What is Calling Line Identity?
15 December 2010 |
Calling Line Identity (CLI) is a method by which inbound calls made to a business or individual can be identified by their number of origin and, in some cases, the name of the person or organisation that is associated with the number.
The phone number of the person calling is displayed on the recipient’s telephone screen, or on a separate device. Caller ID was originally developed for the Public Switched Telephone Network (PSTN) system. CLI can be used for a number of reasons, but most businesses make use of the inbound caller’s data as part of a statistics gathering process, or in order to screen inbound calls and respond to them appropriately.
CLI can be used on analogue telephone services and digital mobile services but is also widely available for network-based VoIP calls.
Why is CLI important for wholesale carriers?
Mobile operators are turning to international wholesale voice carriers for this increasingly important – but technically demanding – mobile-to-mobile traffic. Even though it is not impossible to set up direct connections and agreements with the 700 plus mobile operators, a single connection to an international voice carrier can be less complicated and more cost effective.
For the international voice carrier this situation presents them with not only the opportunity to improve revenues and their bottom line but also the challenge of addressing the need to have more control over quality expectations or the customer experience. Global roaming traffic is growing fast and customers demand seamless signalling between the mobile networks with high expectations of quality of service.
How do carriers test CLI and verify quality of service?
Currently, there are very few complete systems in the market for carrying out automated test calls. Mobile operators mainly use such systems as a need to ensure premium customer experience and quality at much better margins. International wholesale carriers either use some kind of less sophisticated self-developed system or have departments dedicated to manually making test calls into countries and asking if the CLI is being transmitted.
One eastern European operator where the state has a controlling stake utilises the Embassy and consulate staff located throughout the world, in order to obtain confirmation that their routed call is displaying CLI. This is obviously not a very effective way of dealing with customer complaints about quality of service, especially when millions of minutes are being terminated.
How can CLI impact on revenue for wholesale carriers?
In the wholesale arena, CLI presentation is an important feature, along with requesting higher quality of voice. Indeed, the provision of CLI is seen as a quality parameter. The advances of smart phones and PDAs have forced many operators to think hard about CLI presentation.
Carriers who are able to guarantee CLI presentation often attract higher premiums, allowing them to increase revenue via their service level agreements when they can consistently provide this service.
It is in the interest of the clients of wholesale carriers which offer this service to ensure that they have the appropriate tools at their disposal to check the quality of service and CLI presentation. When CLI is not presented, or when the presentation of CLI is inconsistent during a contracting period, the client can penalise the provider on SLA failures.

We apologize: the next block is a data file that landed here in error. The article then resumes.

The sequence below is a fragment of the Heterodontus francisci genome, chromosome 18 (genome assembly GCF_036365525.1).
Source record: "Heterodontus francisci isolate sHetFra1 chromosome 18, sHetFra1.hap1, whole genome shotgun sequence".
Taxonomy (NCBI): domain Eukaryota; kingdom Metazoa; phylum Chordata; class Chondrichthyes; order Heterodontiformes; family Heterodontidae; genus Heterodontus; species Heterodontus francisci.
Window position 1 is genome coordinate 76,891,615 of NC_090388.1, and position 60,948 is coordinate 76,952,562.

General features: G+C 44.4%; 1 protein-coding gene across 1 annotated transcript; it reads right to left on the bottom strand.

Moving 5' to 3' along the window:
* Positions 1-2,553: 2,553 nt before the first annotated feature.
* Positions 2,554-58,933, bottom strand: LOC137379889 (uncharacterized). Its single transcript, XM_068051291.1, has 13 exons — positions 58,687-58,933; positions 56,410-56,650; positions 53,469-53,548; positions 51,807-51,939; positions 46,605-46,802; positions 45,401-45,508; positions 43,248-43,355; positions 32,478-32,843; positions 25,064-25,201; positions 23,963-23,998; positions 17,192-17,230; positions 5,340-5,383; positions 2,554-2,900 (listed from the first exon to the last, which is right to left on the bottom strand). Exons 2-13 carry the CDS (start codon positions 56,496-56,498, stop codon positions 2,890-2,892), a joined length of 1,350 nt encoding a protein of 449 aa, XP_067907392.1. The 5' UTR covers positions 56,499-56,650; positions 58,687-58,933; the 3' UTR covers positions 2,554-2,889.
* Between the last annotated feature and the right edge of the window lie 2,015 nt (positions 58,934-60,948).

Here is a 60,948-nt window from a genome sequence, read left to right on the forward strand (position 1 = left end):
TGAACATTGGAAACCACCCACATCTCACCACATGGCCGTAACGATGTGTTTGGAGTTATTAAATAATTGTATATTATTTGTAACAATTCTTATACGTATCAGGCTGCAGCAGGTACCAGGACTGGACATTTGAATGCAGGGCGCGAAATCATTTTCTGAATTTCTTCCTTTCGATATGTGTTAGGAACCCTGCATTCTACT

What is Calling Line Identification Restriction?
Calling Line Identification Restriction (CLIR) is a customer-initiated mechanism to prevent the CLI from being revealed at the termination point.
Normally, CLIR is transmitted in the network and the terminating provider/ switch identifies the CLI restriction flag and prevents display at termination. This is not a network and provider behaviour. Typically, users do not restrict their numbers, although this feature is readily available in many mobile handsets where users can bar the broadcasting of their own number. Someone who is forwarding calls from a fixed line to a mobile may not want callers to be able to identify their mobile phone number in order to preserve their privacy.
The restriction of CLI can limit the features available on the new PDA and smart phones, however; this could include displaying a library picture of the caller, or changing the phone’s ringtone to indicate the identify of the caller. As such features now play an increasingly significant role in our day-to-day lives, the restriction of CLI is regarded by some as an escape mechanism by advocates of the feature, but is seen as a hindrance by the majority of others.
What impact has the Truth in Caller ID Act had on carriers?
The impact of the Truth in Caller ID Act of 2010 is clear at the retail and end customer level. Individuals and companies can no longer masquerade their calls under a different number, or present an ordinary number in one country where the actual call originated somewhere else.
The Truth in Caller ID Act is a US initiative, and is not accepted as an established practice in the rest of the world. However, it makes sense to adopt such a regime in the international wholesale market.
Some providers operate what they refer to as ‘CLI stuffing’ practice, where the originating CLI is replaced with a random number, thus hiding the origin of the call. As this act is implemented and accepted by international suppliers, CLI presentation will become the norm, and will ensure that, under the guise of the CLI guarantee, some carriers do not attempt to absolve their contractual service level agreements and obligations.
CLI Verification Testing Systems
Ascom Systems & Solutions provide a unique internationally installed test system for fixed, 2, 2.5 and 3G mobile services. For further information, contact Keith Shillingford, International Sales Manager, Ascom Deutschland GmbH Systems & Solutions at: email@example.com
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